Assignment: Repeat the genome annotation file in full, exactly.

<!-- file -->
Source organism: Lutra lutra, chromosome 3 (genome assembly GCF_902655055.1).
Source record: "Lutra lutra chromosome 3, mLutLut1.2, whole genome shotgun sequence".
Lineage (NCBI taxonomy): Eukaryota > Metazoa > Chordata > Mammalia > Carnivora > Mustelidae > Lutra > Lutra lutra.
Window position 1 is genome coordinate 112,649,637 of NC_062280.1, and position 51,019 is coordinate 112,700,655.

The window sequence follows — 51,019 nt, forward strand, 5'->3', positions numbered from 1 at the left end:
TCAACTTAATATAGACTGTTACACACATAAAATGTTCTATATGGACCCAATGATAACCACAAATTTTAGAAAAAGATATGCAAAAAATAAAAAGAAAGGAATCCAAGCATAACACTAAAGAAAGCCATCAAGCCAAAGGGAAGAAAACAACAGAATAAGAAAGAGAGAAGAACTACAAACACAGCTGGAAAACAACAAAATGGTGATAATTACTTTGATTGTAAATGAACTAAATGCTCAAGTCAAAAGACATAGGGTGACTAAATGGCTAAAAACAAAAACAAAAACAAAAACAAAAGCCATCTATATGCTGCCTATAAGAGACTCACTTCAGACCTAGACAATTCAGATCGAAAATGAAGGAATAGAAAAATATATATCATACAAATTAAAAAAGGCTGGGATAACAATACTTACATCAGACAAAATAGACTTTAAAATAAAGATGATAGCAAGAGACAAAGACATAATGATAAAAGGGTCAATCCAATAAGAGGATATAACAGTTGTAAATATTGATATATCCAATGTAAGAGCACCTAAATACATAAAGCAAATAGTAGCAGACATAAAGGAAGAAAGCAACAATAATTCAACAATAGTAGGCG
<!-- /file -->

Source organism: Lutra lutra, chromosome 3 (genome assembly GCF_902655055.1).
Source record: "Lutra lutra chromosome 3, mLutLut1.2, whole genome shotgun sequence".
Lineage (NCBI taxonomy): Eukaryota > Metazoa > Chordata > Mammalia > Carnivora > Mustelidae > Lutra > Lutra lutra.
Window position 1 is genome coordinate 112,649,637 of NC_062280.1, and position 51,019 is coordinate 112,700,655.

The window sequence follows — 51,019 nt, forward strand, 5'->3', positions numbered from 1 at the left end:
TCAACTTAATATAGACTGTTACACACATAAAATGTTCTATATGGACCCAATGATAACCACAAATTTTAGAAAAAGATATGCAAAAAATAAAAAGAAAGGAATCCAAGCATAACACTAAAGAAAGCCATCAAGCCAAAGGGAAGAAAACAACAGAATAAGAAAGAGAGAAGAACTACAAACACAGCTGGAAAACAACAAAATGGTGATAATTACTTTGATTGTAAATGAACTAAATGCTCAAGTCAAAAGACATAGGGTGACTAAATGGCTAAAAACAAAAACAAAAACAAAAACAAAAGCCATCTATATGCTGCCTATAAGAGACTCACTTCAGACCTAGACAATTCAGATCGAAAATGAAGGAATAGAAAAATATATATCATACAAATTAAAAAAGGCTGGGATAACAATACTTACATCAGACAAAATAGACTTTAAAATAAAGATGATAGCAAGAGACAAAGACATAATGATAAAAGGGTCAATCCAATAAGAGGATATAACAGTTGTAAATATTGATATATCCAATGTAAGAGCACCTAAATACATAAAGCAAATAGTAGCAGACATAAAGGAAGAAAGCAACAATAATTCAACAATAGTAGGCG